Mechanical & Fluid Systems

Planar and Non-Planar Multi-Bifurcating Stacked Radial Diffusing Valve Cages

This technology is applicable in systems and devices where high-pressure-differential valves are used. NASA’s Jet Propulsion Laboratory, Pasadena, California A valve cage consists of a stackable planar structure design with paths that are azimuthally cut out and connected radially. The pattern causes the flow to move azimuthally and impinge on each other when moving to the next path, thereby reducing the fluid momentum and energy that reduces the erosion capability. The maze-like structure is easy to machine with standard machining techniques.

Posted in: Briefs, TSP

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ACS Anchor Guide Stud and Caddy

Goddard Space Flight Center, Greenbelt, Maryland An alignment guide and a mounting interface for two of the repair tools on orbit during the Hubble Space Telescope Servicing Mission 4 (see http://asd.gsfc.nasa.gov/archive/hubble/missions/sm4.html) were developed. This design can be installed in a timely manner, and was specifically developed for a worksite with minimal access and minimal visual line-of-sight to the worksite. In addition, this technology was specifically designed for on-orbit work by astronauts, and can be used for any space-related work where an alignment aid or mounting interface is required.

Posted in: Briefs, TSP, Fastening, Joining & Assembly

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Next-Generation, Lightweight Hard Upper Torso/Hatch Assembly

Lyndon B. Johnson Space Center, Houston, Texas The current MK-III carbon-graphite/epoxy Hard Upper Torso (HUT)/hatch assembly represented an 8.3 psi (≈57 kPa) technology demonstrator model of a zero pre-breathe suit. In this configuration, the MK-III suit weighed about 120 lb (≈54 kg). Since future lunar/planetary suits will need to operate under the influence of gravity, as well as operate at 4.3 psi (≈30 kPa), the weight of the suit had to be reduced to a minimum of 79 lb (≈36 kg) with the incorporation of lightweight structural materials and slight HUT/hatch assembly geometric redesign.

Posted in: Briefs, TSP

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Elastic Deployable Composite Tubular Roll-Out Boom

Goddard Space Flight Center, Greenbelt, Maryland The objective of this work was to develop an innovative deployable boom/structure technology that is ultra-lightweight (<30-grams/meter potential), and has extremely compact stowage volume (>100:1 compaction ratio), broad scalability (no size limits envisioned), high deployed frequency, high deployed strength, good thermal/dimensional stability, reliable/immediate and repeatable controlled deployment, high stiffness maintained during the entire deployment sequence, affordability (simple, easily produced tubular structure, very low parts count, and proven tube manufacture provides low cost and rapid assembly), space environmental survivability, and broad mission applicability.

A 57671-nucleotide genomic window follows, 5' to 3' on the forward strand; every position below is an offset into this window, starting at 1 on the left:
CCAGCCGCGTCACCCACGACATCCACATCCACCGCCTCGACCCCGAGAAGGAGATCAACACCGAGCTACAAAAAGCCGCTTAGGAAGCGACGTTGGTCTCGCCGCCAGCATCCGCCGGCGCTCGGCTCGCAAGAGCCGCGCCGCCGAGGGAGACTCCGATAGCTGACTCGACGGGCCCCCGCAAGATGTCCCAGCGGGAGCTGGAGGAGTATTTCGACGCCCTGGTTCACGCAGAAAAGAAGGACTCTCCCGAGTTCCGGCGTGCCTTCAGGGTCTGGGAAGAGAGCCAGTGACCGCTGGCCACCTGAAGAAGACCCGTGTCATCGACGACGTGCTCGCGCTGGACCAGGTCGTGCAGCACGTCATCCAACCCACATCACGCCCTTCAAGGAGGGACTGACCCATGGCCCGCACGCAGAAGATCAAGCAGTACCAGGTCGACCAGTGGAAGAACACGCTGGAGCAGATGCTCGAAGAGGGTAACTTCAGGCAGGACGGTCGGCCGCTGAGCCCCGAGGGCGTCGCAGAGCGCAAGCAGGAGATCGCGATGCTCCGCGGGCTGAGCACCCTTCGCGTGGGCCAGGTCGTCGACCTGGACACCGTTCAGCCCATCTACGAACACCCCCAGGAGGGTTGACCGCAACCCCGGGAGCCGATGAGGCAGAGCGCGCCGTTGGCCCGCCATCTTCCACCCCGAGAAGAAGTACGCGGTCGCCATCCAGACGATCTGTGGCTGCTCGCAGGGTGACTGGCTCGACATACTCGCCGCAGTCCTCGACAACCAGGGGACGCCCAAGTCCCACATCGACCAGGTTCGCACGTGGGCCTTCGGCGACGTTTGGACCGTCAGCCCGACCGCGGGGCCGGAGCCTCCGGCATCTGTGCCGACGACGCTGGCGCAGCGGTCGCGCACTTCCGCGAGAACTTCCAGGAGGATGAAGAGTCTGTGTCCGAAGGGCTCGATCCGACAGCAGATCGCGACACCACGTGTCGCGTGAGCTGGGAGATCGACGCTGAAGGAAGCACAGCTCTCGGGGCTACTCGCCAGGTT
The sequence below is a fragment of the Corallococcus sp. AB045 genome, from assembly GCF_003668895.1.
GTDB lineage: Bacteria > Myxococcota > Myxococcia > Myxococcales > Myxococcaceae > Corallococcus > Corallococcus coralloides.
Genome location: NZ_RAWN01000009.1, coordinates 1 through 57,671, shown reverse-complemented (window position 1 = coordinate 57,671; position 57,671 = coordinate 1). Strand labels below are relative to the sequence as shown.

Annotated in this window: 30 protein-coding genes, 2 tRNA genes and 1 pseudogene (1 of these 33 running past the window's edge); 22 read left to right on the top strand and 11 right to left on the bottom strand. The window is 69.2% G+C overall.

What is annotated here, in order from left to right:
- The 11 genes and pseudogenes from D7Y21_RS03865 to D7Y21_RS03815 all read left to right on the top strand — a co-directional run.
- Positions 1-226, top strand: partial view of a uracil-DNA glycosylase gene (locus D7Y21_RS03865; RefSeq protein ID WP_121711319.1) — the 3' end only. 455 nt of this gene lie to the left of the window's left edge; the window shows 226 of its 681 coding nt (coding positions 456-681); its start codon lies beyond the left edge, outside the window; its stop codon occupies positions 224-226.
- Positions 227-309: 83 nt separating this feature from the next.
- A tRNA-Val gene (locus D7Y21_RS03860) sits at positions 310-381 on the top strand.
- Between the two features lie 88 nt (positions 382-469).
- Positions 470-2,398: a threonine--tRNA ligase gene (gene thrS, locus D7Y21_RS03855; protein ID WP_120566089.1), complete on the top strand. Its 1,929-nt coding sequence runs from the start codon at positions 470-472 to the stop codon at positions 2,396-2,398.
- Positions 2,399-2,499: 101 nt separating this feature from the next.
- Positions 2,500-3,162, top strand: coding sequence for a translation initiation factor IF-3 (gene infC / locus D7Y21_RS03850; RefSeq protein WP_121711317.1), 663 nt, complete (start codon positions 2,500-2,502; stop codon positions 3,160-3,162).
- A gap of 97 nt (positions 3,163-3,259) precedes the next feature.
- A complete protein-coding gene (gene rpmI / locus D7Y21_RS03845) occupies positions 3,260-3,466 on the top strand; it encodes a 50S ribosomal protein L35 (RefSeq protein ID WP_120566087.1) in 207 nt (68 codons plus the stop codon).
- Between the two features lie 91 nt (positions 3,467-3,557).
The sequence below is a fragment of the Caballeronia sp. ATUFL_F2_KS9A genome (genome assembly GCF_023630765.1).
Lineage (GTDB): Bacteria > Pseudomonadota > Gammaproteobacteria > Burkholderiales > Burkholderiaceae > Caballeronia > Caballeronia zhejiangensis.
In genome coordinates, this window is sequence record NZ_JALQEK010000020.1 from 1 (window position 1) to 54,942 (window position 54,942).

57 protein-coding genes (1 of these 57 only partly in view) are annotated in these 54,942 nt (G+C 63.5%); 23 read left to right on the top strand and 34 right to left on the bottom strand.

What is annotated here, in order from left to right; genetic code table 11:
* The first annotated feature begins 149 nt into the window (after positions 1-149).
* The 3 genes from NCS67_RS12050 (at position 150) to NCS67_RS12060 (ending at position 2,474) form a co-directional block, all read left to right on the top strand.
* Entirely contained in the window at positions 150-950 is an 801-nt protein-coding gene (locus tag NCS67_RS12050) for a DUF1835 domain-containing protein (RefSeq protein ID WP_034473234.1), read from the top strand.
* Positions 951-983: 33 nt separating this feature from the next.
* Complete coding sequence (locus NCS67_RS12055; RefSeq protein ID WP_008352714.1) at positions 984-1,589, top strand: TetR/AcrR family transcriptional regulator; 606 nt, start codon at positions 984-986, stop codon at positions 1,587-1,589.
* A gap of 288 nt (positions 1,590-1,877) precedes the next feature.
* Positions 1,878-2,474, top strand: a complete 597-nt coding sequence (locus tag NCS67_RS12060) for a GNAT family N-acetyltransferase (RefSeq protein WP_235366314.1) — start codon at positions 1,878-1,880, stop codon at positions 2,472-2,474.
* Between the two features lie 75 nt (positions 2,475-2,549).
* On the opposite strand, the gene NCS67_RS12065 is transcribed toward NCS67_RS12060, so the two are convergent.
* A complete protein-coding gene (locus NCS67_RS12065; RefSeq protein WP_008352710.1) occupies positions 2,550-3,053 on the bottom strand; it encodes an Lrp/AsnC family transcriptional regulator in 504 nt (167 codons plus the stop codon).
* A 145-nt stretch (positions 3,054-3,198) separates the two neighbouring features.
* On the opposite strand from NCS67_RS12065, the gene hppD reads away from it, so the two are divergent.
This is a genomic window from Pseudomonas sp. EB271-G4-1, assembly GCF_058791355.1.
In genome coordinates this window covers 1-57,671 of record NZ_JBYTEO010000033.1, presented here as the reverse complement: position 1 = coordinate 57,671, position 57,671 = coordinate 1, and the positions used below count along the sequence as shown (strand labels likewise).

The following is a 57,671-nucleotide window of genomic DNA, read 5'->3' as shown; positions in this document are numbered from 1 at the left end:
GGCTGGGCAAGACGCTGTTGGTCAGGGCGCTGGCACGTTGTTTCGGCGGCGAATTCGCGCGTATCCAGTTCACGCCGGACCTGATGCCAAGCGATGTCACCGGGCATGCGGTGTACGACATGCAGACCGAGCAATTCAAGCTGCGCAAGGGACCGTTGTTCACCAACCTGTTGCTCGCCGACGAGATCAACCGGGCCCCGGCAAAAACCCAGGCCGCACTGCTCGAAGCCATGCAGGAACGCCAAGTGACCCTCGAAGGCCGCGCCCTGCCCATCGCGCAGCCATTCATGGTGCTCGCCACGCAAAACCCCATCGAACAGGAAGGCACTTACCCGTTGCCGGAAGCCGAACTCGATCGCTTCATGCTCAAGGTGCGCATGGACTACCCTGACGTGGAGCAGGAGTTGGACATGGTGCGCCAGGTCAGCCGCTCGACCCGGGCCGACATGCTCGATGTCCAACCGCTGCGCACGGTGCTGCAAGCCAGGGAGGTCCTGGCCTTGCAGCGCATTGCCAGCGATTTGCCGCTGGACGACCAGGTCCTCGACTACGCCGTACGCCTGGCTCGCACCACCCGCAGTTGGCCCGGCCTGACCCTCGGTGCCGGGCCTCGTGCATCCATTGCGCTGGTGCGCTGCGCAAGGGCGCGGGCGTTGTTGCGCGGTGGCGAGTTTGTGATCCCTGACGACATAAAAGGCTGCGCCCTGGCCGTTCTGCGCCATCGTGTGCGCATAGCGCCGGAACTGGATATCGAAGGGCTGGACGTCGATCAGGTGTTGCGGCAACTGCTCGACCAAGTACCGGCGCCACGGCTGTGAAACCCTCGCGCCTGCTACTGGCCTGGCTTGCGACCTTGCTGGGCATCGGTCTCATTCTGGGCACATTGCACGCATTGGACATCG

Posted in: Briefs, TSP

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Reduced-Speed Duplex-Ring Seal

This configuration seals fluid flow and pressure at a significant increase in machine shaft speed. John H. Glenn Research Center, Cleveland, Ohio Ring seals are used in rotating union applications where a fluid flow or hydraulic pressure signal is transferred from a static reference frame to a rotating component, such as a shaft, for the purpose of providing lubrication and/or a hydraulic signal to a component(s) in a rotating frame of reference. Ring seals are used in physically compact configurations.

Posted in: Briefs, TSP

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Performing Launch Depressurization Test on Large Test Articles Using Two Vacuum Chambers in Tandem

NASA’s Jet Propulsion Laboratory, Pasadena, California Two vacuum chambers were used in tandem to perform a launch depressurization test. The test article was mounted in a 10-ft (≈3 m) Vertical Vacuum Chamber (Chamber 248-10). The 25-ft (≈7.6-m) Space Simulator (Chamber 150-25) was rough-pumped and used for ullage.

Posted in: Briefs, TSP

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Pyramid Micro-Electrofluidic-Spray Propulsion Thruster with Integrated Attitude and Thrust Vector Control

NASA’s Jet Propulsion Laboratory, Pasadena, California A micro-electrofluidic-spray propulsion (MEP) system was built on a micro scale, in which arrays of hundreds of nano-thrusters are etched on silicon wafers like ICs, only a centimeter on a side. Many dozens of these thruster chips can be arrayed to form a macro-thruster of finite and significant thrust. Approximately 300 centimeter-square, 100-micro-Newton micro-thrusters are arrayed in a square pyramidal structure. The pyramid is of shallow obliquity, with no more than 20° offset from the spacecraft face. This small angular offset is sufficient to provide thrust vector control (TVC) for the thruster.

Posted in: Briefs

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